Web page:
Don’t think of this exhibition as having to take a spoonful of bad-tasting medicine in the form of a dry history lesson—far from that—it is a sheer visual pleasure and pure delight to see.
Here are 41 paintings by artists who were members of the Group of Seven and their colleagues, including several women artists whose works have never been exhibited in Kelowna, now on view. This is traditional pure painting at its best. The time period covered is from 1920 to the 1950s, with many works from the Depression era. The 1930s formed a pivotal time for Canadian art, when artists turned away from depicting the wilderness landscape and began exploring social and political content in their work.
The paintings are installed in the order in which they were purchased by Hart House—a student recreational and cultural centre at the University of Toronto. Therefore a viewer has a more-or-less chronological sweep of works by important artists working through these decades.
Some highlights to watch for include the full-sized landscape work by Group of Seven member Arthur Lismer called Isles of Spruce, which is shown in this exhibition with its on-site oil sketch right beside it. This gives viewers the rare opportunity to look at the small oil-on-panel work painted while out in the woods (often from the vantage point of being seated in a canoe) and compare it to the much larger studio version the artist completed back in Toronto. Some people prefer the spontaneous and loose quality of the small sketches, others like the drama and compelling large scale of the finished paintings.
At the south end of the room is a beautiful and mysterious work painted almost all in greens by Group of Seven member Frederick Varley during the time he lived in Vancouver and environs. Open Window was painted in the mid 1930s when Varley was living in a shack at the canyon near Lynn Valley, north of Vancouver. The angled slats of the window frame lead the eye into the picture, where an infinite water and landscape is rendered in such a way that the water and land blend together and move upwards to the snowy tops of the coastal mountains. Varley was exploring transcendentalism at the time and this work is a perfect and beautiful signpost of his journey toward spiritual enlightenment.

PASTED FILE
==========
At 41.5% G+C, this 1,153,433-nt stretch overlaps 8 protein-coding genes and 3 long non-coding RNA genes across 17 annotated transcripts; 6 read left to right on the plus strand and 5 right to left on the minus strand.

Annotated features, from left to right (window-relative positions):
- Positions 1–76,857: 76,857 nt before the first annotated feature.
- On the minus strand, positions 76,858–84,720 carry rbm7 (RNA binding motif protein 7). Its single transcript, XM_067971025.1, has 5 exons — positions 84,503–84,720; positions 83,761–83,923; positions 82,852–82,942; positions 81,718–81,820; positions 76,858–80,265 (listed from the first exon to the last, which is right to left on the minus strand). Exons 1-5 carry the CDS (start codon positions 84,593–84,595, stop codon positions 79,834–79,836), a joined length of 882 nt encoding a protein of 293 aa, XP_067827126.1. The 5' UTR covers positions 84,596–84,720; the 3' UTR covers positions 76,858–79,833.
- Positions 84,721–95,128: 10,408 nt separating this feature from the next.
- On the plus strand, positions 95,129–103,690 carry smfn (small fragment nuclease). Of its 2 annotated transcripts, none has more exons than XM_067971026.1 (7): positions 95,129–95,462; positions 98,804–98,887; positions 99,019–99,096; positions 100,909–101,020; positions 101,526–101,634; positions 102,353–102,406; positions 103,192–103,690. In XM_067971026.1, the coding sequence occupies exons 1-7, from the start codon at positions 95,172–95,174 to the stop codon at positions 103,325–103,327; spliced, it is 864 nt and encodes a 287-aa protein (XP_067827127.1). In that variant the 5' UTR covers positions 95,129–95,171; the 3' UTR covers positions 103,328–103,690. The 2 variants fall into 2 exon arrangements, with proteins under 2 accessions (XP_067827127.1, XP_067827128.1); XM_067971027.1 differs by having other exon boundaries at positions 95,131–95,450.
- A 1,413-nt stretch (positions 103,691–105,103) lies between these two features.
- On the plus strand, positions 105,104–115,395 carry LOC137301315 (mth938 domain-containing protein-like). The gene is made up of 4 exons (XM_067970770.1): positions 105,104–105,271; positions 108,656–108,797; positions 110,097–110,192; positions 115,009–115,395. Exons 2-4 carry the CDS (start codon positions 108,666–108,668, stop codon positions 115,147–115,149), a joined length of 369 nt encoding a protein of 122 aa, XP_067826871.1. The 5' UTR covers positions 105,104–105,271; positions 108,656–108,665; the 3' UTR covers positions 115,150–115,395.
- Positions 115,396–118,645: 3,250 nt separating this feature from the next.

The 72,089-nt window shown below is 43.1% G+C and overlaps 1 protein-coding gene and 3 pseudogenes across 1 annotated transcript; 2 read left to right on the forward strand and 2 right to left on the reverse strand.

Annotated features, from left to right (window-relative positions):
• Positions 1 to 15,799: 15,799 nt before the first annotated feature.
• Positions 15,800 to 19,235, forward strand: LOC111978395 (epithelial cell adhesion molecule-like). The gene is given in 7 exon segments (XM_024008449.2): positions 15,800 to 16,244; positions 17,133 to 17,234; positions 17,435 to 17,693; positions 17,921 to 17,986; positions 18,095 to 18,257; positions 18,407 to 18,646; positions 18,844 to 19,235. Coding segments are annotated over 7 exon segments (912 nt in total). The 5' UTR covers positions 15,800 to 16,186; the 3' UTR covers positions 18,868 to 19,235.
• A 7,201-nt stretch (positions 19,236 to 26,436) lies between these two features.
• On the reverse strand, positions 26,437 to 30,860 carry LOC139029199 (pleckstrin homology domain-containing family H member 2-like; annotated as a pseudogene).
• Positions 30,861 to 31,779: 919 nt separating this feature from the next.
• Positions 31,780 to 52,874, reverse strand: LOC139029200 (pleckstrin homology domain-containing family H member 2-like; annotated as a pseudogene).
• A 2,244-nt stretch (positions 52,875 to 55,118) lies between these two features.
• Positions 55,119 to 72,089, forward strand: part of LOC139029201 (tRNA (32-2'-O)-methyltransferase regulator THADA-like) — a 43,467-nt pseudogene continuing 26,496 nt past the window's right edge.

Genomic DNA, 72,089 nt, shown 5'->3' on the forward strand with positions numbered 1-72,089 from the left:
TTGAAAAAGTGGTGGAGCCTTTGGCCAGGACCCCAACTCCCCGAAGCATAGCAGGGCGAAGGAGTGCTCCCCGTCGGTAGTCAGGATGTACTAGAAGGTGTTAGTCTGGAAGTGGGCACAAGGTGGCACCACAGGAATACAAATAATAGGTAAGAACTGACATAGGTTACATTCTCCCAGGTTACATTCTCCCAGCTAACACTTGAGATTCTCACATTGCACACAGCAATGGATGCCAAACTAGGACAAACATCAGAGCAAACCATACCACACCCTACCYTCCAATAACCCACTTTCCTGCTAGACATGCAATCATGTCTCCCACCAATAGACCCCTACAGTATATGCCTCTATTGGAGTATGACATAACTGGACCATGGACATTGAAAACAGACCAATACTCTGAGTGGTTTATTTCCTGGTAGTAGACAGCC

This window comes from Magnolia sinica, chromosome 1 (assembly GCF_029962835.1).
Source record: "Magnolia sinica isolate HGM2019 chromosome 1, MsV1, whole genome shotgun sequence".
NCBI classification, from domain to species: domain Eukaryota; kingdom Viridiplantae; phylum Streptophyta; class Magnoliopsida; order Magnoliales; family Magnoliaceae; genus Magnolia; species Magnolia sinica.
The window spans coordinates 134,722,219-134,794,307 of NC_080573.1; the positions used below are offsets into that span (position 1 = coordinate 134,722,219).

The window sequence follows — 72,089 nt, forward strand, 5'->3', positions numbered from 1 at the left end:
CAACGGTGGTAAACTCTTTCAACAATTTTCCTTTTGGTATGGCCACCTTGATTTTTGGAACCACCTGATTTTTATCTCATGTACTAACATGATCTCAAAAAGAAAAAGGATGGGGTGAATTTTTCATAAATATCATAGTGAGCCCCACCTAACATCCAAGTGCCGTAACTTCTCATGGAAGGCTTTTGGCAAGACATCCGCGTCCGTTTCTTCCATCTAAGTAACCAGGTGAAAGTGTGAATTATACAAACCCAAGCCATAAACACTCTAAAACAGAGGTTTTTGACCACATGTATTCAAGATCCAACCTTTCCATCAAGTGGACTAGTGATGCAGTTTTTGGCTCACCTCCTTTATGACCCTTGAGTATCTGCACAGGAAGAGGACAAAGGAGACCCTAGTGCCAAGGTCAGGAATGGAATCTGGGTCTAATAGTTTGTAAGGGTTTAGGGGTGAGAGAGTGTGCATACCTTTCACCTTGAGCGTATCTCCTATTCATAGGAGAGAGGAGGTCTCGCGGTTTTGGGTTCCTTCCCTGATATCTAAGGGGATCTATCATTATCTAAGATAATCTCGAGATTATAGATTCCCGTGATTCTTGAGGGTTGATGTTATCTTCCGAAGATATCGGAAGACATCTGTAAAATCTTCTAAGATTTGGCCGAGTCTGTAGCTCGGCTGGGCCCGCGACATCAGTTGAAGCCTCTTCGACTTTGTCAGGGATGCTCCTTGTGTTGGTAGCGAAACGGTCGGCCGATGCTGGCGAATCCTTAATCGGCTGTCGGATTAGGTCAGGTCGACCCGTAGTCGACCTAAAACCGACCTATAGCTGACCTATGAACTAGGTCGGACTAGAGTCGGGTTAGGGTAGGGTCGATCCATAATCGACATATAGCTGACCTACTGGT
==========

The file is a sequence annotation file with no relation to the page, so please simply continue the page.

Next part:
Another riveting painting is Dark Girl, painted by Montreal-based artist Prudence in 1935. The woman portrayed is a black servant, stripped naked and shown seated among Canadian sumac branches. It is a powerful and haunting work and raises troubling issues of race relations, the power balance in the artist/model relationship, and the controversial aspects of nudity in art.
The Group of Seven and their artist peers were involved in building the art collections at the University of Toronto in a time period when the ideals of the British Arts and Crafts Movement were still in play. One of these was the notion of combining one’s art and life and the importance of living and working surrounded by original works of art. Now due to the high monetary values of the works, they sit in storage as there is no safe place to have them on exhibition. This is a problem faced by many small to mid-sized galleries that do not have a designated exhibition space for their permanent collection. So this tour of the paintings from Hart House to the Kelowna Art Gallery is something to truly celebrate.
Curated by independent curator Christine Boyanoski, A Story of Canadian Art was organized and circulated by the Justina M. Barnicke Gallery (Hart House, University of Toronto, Canada). The exhibition was financially supported by the Museums Assistance Program of the Department of Canadian Heritage. The show will remain on view at the Kelowna Art Gallery until July 19, 2015.
Take note: Admission to the Kelowna Art Gallery is free every Thursday from 10 a.m. to 9 p.m.